Beagles have a thick undercoat that causes them to shed a lot. BeDanes shed a good amount but not as much as the Beagle. It will depend on which coat your BeDane inherits, but you can expect him to shed a lot no matter which coat type he inherits.

Be prepared to vacuum regularly and invest in a good quality hair remover for clothing and furniture. It can be a pain to deal with dogs that shed a lot, but it can be managed.

You’ll want to invest in a high-quality de-shedding brush. I recommend the metal kind with a blade and is in the shape of a loop. 

These work great for dogs that shed and are also used on horses. It has small jagged edges but doesn’t hurt the dog at all. My dog actually liked it as it must have felt like a massage to him.

Beagles are hound dogs, and hound dogs are known to stink. They produce more oil on their skin and have a unique smell. 

There is a chance your BeDane will inherit this hound stink as well, so be prepared for it. It’s usually not that bad, but it can be.

Training a Great Dane & Beagle Mix

The Beagle & Great Dane mix will inherit both parent breeds’ above-average intelligence. He will likely be able to learn commands and tricks relatively quickly. 

If he inherits the Beagle’s nose, he will learn almost anything if treats are involved.

Depending on which breed is more dominant in your BeDane will determine the type of training he can do. It mostly comes down to whether or not he has the nose of a hound or not.

If he does, he will be able to be trained to track scent trails. This can be fun since you can play games that involve hiding treats and having him find them.

Since both parent breeds have a stubborn quality, it can make training more difficult when they aren’t in the mood. 

BeDane’s closer to Great Dane’s may have more stubbornness issues as they can’t be bribed as easily with treats, although I’m sure treats will work for some.

Exercise Needs

Ultimate Guide to the Great Dane Beagle Mix (BeDane's)
Beagle running in a field

Beagle & Great Dane mixed dogs will need plenty of daily exercises as both parents have a lot of energy. 

You should plan to exercise your BeDane a minimum of 30 minutes per day, but an hour a day would be ideal.

They love the outdoors since they are a cross between two hunting breeds. Taking them for a walk every day would probably be the best way to exercise them, but dog parks and other outside games would be ideal too.

They will like to play fetch if they inherited the Great Dane quality. Beagles don’t usually like to play fetch, as they’d rather smell the ground.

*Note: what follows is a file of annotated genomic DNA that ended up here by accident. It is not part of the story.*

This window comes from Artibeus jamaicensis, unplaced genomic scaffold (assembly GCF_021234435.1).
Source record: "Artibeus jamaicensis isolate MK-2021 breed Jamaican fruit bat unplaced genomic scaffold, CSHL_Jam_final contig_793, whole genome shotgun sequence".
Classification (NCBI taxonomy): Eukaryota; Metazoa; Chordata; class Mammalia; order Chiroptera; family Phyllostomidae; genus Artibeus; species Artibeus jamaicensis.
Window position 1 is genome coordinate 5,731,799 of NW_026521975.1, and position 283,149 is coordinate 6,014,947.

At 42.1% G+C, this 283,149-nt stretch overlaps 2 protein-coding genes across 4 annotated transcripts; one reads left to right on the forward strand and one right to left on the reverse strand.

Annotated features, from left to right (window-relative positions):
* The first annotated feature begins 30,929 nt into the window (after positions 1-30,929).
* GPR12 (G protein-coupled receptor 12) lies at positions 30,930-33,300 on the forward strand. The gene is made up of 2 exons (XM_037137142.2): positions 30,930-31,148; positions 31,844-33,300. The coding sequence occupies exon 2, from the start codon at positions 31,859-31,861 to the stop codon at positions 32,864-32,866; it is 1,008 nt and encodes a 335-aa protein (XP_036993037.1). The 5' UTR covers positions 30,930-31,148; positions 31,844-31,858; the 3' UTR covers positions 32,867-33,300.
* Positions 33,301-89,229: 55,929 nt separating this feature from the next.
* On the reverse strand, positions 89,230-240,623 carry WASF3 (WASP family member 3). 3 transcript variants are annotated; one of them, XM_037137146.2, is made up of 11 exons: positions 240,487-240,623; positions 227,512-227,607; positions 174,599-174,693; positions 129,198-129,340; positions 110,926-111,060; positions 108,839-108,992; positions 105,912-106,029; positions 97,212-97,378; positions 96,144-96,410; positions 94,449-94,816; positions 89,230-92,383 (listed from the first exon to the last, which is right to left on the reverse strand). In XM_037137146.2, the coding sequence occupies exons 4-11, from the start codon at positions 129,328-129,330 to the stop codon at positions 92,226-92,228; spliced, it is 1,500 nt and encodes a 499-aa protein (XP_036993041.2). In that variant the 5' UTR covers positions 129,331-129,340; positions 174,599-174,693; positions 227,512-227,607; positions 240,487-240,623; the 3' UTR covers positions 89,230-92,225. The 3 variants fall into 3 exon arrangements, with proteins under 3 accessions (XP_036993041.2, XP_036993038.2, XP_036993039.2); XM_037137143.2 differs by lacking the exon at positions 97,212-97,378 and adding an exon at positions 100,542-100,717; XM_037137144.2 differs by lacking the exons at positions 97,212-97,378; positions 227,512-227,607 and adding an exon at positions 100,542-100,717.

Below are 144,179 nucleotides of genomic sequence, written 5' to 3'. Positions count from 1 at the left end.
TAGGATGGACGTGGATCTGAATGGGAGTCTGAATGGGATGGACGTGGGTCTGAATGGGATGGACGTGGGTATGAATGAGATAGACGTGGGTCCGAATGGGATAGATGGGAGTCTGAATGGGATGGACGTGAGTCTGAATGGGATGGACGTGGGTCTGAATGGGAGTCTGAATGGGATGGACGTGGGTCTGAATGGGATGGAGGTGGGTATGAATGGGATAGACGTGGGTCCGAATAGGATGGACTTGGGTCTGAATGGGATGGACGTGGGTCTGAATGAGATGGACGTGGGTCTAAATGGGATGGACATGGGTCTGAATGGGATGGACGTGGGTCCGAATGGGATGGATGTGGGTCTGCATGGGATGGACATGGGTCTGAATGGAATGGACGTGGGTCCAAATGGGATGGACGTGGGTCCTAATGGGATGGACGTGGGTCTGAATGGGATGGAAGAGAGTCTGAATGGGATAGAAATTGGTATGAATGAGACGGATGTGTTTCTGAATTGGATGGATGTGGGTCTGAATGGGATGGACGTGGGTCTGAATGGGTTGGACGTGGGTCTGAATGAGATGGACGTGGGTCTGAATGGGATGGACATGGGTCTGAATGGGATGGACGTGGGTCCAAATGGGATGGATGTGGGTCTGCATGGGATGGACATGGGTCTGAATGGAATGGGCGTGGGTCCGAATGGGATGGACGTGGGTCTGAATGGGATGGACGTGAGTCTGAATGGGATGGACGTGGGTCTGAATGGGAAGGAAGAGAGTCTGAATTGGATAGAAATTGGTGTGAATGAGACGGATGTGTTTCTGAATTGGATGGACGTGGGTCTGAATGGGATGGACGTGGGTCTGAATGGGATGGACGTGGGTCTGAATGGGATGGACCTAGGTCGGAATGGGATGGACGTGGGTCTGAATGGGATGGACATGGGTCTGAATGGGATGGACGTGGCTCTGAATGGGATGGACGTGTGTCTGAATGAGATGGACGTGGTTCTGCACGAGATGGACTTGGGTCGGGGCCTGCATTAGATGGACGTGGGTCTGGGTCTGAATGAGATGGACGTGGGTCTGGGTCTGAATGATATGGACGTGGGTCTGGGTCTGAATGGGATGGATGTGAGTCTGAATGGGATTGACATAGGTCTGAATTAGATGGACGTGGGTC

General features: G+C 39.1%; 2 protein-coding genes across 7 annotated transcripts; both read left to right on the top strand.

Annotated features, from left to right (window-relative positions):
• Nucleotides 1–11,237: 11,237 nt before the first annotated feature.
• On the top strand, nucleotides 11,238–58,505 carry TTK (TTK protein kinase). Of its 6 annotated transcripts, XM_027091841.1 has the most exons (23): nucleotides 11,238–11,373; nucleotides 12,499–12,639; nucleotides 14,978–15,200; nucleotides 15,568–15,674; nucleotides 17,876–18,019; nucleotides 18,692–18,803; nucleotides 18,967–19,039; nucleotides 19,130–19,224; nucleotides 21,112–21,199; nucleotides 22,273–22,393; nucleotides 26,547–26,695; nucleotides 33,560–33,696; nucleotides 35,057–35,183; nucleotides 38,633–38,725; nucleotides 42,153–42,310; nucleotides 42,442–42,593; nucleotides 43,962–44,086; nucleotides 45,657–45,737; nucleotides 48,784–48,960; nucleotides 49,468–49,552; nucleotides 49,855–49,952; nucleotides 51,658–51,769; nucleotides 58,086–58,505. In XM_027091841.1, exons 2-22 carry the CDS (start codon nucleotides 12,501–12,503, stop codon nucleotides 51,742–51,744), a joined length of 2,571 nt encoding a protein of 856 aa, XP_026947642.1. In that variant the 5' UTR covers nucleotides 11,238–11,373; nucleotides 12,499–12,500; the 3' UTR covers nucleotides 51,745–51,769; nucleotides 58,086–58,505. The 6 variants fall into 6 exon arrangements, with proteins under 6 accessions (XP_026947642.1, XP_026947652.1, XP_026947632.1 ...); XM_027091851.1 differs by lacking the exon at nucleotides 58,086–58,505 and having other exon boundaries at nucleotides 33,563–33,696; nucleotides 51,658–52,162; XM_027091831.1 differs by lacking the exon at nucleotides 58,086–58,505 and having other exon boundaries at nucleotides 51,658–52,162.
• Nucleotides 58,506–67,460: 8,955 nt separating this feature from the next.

The amount of food will depend on the dog’s size, which will depend on the genes of the breed your BeDane has inherited.

The brand of dog food you buy should have feeding recommendations based on weight, similar to the table I created below.

This table’s information is from a specific brand of dog food found on the Petco website. It doesn’t represent all dry kibble dog food. It’s meant to be an idea of what you can expect.

Follow the manufacturers’ directions of the food you are using and consult your veterinarian (I am not a veterinarian).

Weight of Adult DogCups Per Day (Dry Kibble)
20 to 30 lbs1 ¾ to 2 ⅓ 
30 to 40 lbs2 ⅓ to 3
40 to 60 lbs3 to 4
60 to 80 lbs4 to 5
80 to 100 lbs5 to 5 ¾
100 to 125 lbs5 ¾ to 7
125 to 150 lbs7 to 8
150 to 175 lbs8 to 9 cups

Source: Petco

Common Health Problems in BeDane’s

Since Beagle Great Dane mixes aren’t an official breed, they could have health problems associated with either parent breeds or both.

Hip Dysplasia is common in both parent breeds.

Common Beagle Health Issues

  • Hip Dysplasia
    • An inherited condition
    • The thigh bone does not fit correctly into the hip joint.
    • It may or may not be painful.
    • May cause the dog to limp or bunny hop
    • It can be fixed through surgery in some cases
    • Needs to be managed by pain medication in other cases
    • A reputable breeder should not be breeding dogs with this condition.
  • Progressive Retinal Atrophy
    • An eye disease
    • Can progressively cause blindness
    • Signs start to show as the dog ages
  • Glaucoma
    • Eye disease
    • Causes pressure in the eye
    • Produces fluid that needs to drain and, if it’s not able to, can cause damage to the nerve inside the eye and lead to vision loss.
    • It can be treated with surgery and medication